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Fatal 'swatting' hoaxer faces more charges

image copyrightReuters
image captionMr Barriss was extradited from his LA home to Kansas to face charges, including manslaughter

An American man accused of orchestrating a deadly "swatting" incident now faces 46 more charges.

The charges against Tyler Barriss include financial fraud and fake threats of bombs and shootings made to police and schools.

A fake call about a hostage situation, allegedly by Mr Barriss, prompted armed police to respond and mistakenly kill Wichita resident Andrew Finch.

Mr Barriss is currently held in Kansas for his alleged role in the death.

"Swatting" is when a person makes a false report to send police to another person's home or poses as another person to send police to a fake address.

Violent threat

This incident arose following a dispute in the Call of Duty video game between two men. One of them owned the home occupied and rented by Mr Finch and this address was given to Mr Barriss as the place to send police.

The two men have been charged for their role in the fatal incident. Both have pleaded not guilty.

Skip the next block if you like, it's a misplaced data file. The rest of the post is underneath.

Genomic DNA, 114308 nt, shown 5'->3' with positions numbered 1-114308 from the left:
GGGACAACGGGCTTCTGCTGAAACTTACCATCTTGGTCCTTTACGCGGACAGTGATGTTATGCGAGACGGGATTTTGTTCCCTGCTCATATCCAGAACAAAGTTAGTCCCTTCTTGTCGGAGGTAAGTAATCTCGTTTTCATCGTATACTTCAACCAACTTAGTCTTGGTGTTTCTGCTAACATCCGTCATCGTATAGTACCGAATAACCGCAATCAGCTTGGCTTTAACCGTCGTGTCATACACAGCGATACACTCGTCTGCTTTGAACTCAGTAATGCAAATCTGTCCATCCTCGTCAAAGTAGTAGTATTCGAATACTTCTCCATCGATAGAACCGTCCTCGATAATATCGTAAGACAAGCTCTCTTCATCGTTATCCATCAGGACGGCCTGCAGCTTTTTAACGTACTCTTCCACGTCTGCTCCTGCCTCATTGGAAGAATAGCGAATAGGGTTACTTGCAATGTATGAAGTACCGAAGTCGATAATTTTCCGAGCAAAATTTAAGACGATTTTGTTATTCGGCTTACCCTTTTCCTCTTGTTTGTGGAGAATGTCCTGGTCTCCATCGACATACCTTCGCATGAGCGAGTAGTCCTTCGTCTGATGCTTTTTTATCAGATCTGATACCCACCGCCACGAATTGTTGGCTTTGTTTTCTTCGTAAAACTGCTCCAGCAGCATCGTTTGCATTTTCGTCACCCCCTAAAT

US federal prosecutors filed the fresh charges in a California court, claiming that many of the crimes were committed when Mr Barriss lived in Los Angeles.

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The charge sheet details incidents in which Mr Barriss is suspected of being involved, between September 2014 and December 2017.

Many of the charges relate to fake calls about bombs planted in schools, federal buildings and universities. Others relate to separate swatting incidents, bank fraud, other hoax calls to police departments and threats of violence.

Local news organisations in Kansas said Mr Barriss would plead guilty to the long list of charges. He has previously pleaded not guilty to the other charges he is facing in Kansas, including involuntary manslaughter.

Prosecutors in Kansas have filed a request to move the trial over the new charges to the state.

The trial to consider charges against Mr Barriss for his alleged role in the death of Mr Finch is due to start in January 2019.

Related Topics

  • United States
  • Hoaxes

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